Finally, some general hints for Wheramium usage...
Don't take them too strictly: Much will depend on the specific circumstances of your system (Internet connection speed, CPU and graphics card power, etc.) and also external factors (esp. the current load on the map servers). So, experiment a bit to find out what can and cannot be achieved in your specific setup.
As already mentioned above: Do not load the file
PSX_Wheramium.html directly into the browser (by dragging or via the menu
File > Open) — if you see
file:///X:/<your path>/PSX_Wheramium.html in the browser's address bar, it won't work.
The Cesium code in the page has to come from a built-in webserver. The address bar should indicate that the HTTP protocol is used:
Always start PSX first, and Wheramium next. Only then open the browser interface, via a bookmark or using an URL like
http://127.0.0.1:10314/PSX_Wheramium.html, and connect to the Wheramium application.
If the browser tells you "This webpage is not available" or similar, it means that you have not yet started Wheramium (and thus there is no server running yet to supply the webpage interface).
You can in principle switch to other situ files in PSX "on the fly", i.e. without disconnecting Wheramium first. However, give it some time to load the new scenery; depending on conditions it may take a few seconds. In complicated cases it may still be better to disconnect Wheramium before the situ change and then reconnect.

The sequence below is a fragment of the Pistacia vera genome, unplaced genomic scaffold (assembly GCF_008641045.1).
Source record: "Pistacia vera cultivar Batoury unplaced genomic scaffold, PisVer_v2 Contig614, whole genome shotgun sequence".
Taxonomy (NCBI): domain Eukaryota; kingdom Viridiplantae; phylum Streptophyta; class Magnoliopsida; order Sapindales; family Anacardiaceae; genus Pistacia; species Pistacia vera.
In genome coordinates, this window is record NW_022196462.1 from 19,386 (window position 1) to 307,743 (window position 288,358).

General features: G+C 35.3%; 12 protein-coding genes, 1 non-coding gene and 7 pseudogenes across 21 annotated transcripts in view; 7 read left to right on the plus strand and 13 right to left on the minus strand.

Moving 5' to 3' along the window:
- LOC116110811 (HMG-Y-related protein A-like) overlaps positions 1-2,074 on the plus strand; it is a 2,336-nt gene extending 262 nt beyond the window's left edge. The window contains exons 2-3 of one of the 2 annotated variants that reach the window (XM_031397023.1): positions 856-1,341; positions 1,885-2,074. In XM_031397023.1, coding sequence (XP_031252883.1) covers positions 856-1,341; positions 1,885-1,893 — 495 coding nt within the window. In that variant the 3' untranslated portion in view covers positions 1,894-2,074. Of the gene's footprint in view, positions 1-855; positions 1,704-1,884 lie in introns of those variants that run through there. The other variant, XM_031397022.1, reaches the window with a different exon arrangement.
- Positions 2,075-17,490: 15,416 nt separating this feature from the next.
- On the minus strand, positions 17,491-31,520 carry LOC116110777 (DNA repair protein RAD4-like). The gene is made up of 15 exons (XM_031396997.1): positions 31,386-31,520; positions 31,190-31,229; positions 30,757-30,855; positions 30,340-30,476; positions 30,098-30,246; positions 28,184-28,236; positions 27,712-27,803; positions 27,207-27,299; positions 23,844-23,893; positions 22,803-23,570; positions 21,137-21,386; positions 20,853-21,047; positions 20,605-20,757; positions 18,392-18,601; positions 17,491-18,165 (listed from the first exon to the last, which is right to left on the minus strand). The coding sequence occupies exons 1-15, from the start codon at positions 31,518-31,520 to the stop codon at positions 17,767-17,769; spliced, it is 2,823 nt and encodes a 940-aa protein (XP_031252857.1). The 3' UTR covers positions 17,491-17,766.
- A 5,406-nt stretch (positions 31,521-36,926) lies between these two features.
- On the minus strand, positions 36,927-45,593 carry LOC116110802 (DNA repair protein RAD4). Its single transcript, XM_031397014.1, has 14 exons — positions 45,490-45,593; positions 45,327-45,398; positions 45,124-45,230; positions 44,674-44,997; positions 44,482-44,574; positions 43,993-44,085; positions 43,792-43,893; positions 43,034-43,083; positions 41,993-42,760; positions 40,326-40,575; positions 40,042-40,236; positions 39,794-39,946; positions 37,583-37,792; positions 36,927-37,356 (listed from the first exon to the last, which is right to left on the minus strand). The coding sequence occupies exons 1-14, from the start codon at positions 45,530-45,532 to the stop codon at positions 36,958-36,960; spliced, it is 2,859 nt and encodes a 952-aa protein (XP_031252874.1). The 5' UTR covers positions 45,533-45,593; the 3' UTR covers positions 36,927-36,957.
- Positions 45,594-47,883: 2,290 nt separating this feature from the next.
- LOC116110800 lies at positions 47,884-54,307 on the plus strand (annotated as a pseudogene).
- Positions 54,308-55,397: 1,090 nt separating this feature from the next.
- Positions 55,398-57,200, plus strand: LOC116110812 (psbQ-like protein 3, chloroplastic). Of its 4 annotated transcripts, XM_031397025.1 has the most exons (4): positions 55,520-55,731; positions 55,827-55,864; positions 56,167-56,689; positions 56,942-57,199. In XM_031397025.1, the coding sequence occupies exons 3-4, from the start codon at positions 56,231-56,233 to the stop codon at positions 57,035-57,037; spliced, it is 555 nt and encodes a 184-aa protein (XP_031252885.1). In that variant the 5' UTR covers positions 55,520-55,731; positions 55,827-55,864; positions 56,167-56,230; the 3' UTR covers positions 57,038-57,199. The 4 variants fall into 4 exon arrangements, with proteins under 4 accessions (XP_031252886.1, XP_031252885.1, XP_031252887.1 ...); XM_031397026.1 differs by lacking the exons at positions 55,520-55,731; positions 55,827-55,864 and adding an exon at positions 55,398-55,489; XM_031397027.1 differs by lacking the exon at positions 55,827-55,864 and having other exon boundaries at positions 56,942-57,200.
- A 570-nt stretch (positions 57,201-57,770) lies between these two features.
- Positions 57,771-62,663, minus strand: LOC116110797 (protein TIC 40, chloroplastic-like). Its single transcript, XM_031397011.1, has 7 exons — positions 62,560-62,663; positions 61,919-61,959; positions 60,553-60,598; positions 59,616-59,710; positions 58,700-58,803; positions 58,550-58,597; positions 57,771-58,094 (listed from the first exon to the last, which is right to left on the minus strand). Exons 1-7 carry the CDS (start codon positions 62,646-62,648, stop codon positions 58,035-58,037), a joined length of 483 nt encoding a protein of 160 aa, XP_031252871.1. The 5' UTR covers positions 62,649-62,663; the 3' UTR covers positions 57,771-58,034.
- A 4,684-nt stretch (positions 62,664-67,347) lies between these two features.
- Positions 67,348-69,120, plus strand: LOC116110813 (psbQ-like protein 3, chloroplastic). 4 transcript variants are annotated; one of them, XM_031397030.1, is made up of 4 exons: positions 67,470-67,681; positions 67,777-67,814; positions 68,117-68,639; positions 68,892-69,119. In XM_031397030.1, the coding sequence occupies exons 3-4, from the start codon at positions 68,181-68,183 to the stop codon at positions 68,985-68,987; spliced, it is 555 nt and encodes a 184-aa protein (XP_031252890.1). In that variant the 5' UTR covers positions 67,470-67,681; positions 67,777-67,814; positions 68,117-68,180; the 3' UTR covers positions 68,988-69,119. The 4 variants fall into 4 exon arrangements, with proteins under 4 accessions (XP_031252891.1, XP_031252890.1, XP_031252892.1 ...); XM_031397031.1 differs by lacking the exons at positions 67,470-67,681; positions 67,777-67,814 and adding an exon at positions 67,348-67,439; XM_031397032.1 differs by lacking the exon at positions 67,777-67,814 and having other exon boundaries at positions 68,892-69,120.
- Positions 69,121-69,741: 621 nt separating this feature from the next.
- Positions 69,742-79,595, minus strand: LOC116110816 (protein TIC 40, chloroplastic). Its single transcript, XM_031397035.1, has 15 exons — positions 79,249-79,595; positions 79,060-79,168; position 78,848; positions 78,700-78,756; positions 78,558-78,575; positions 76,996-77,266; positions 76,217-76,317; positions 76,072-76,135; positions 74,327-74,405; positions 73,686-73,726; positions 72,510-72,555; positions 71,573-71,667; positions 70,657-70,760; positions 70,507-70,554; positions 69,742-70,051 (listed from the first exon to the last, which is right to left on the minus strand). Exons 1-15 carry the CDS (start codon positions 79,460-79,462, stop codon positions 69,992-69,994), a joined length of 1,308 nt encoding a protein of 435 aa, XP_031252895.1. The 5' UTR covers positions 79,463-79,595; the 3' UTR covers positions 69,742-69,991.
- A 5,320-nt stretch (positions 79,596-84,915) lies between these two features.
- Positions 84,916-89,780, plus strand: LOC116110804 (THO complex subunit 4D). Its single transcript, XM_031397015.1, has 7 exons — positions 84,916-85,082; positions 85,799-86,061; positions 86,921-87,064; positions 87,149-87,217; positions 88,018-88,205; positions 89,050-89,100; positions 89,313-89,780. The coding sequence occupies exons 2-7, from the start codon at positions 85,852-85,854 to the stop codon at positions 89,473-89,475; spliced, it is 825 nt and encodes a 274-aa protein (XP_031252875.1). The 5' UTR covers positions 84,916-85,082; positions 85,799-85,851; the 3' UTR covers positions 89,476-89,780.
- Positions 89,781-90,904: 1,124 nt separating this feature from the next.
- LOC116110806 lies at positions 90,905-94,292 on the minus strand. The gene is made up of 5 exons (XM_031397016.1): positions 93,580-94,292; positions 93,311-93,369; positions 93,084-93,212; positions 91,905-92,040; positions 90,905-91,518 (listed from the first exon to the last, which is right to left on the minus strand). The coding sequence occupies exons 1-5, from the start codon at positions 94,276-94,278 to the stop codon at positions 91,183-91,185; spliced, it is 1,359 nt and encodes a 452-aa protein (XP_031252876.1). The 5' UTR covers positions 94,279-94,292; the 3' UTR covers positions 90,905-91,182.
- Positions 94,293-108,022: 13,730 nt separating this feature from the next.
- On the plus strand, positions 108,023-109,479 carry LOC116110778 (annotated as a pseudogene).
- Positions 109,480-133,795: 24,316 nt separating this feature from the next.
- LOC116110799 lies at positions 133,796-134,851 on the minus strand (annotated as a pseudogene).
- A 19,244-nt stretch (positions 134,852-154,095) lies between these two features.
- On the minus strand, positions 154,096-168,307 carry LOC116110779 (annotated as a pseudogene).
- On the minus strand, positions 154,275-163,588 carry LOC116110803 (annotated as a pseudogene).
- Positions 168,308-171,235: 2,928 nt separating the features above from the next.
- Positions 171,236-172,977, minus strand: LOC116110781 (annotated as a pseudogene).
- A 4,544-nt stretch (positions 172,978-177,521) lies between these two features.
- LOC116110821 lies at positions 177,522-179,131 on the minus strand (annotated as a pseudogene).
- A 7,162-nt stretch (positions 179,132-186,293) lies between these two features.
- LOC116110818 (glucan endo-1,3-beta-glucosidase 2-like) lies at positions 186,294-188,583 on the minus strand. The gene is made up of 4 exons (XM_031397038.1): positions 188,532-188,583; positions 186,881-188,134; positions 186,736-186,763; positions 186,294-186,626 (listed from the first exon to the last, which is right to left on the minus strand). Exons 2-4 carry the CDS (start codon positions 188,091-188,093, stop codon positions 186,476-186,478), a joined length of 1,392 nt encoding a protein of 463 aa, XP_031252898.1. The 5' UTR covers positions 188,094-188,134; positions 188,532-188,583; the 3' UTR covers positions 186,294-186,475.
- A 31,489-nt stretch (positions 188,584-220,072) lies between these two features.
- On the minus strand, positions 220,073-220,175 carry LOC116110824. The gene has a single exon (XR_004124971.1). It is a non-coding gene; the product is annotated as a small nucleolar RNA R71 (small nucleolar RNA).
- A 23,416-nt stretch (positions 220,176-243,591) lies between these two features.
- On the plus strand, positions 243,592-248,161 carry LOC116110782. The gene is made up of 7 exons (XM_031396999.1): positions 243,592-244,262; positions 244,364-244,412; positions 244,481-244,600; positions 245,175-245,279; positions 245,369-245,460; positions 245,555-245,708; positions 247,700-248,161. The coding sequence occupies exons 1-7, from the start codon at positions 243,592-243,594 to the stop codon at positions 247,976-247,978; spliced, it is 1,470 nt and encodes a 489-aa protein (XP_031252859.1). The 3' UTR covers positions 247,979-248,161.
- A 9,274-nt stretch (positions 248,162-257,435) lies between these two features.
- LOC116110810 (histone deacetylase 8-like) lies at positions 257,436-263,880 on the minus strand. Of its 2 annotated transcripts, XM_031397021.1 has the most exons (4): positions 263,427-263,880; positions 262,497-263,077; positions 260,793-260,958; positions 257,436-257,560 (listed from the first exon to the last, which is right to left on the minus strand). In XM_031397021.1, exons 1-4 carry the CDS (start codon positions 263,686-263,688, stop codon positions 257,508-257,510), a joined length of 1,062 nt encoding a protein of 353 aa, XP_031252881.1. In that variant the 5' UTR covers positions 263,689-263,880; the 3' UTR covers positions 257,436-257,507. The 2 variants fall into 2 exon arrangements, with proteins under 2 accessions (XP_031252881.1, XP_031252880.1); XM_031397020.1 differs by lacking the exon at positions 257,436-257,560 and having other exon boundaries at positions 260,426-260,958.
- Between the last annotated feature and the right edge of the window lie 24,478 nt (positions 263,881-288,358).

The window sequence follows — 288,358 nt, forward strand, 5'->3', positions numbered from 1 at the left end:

When starting up Wheramium or when switching situs, put PSX in MOTION freeze first. Again, depending on circumstances this may not be absolutely necessary, but it's generally a good idea to give Wheramium (or rather the map serving process) some time to "catch up" and stabilise, without having to cope, at the same time, with a constant stream of new data from PSX. Just try it out and see what your specific setup can stand.
If you want to close Wheramium, click the Exit button while still being connected to the webserver.
(Otherwise the server will not get the "stop" message. D'oh.)
Occasionally, weirdness may occur: E.g. you may find yourself underground, gazing at a black sky full of stars. This may look dramatic but is mostly harmless; it generally means simply that you have placed yourself below ground level, usually because of the discrepancy between the PSX MSL and Cesium "WGS84 Ellipsoid" altitudes. It may also be caused by inappropriate zooming values.
Admittedly, lots of quirks and potential issues remain in Wheramium; and on other systems, more will be discovered. But to iron all those out would demand a lot of time and work (or might be impossible altogether). Hence the "permanent alphabet(a)" status, to sort out what the users (if any) can live with, and what would really need fixing... :-)
Thanks and credits go to
Cesium is under the Apache 2.0 License, see file
README.md in the
(This folder contains a subset of the full Cesium installation: demos etc. have been omitted.)
Licenses for the various third party components of Cesium are listed in the file
LICENSE.md, also in
As to PSX_Wheramium itself, I dunno. Do no evil.
PSX_Wheramium is free, but I reserve the Copyright (© Martin Erdelen 2020).
Don't make money from it, don't use it commercially (not always the same thing), and don't distribute modifications without contacting me first. (This latter restriction is for technical rather than for legal reasons... ;-))
End of document
updated for "v.02" 13.08.2020: version 2
© Martin Erdelen 2020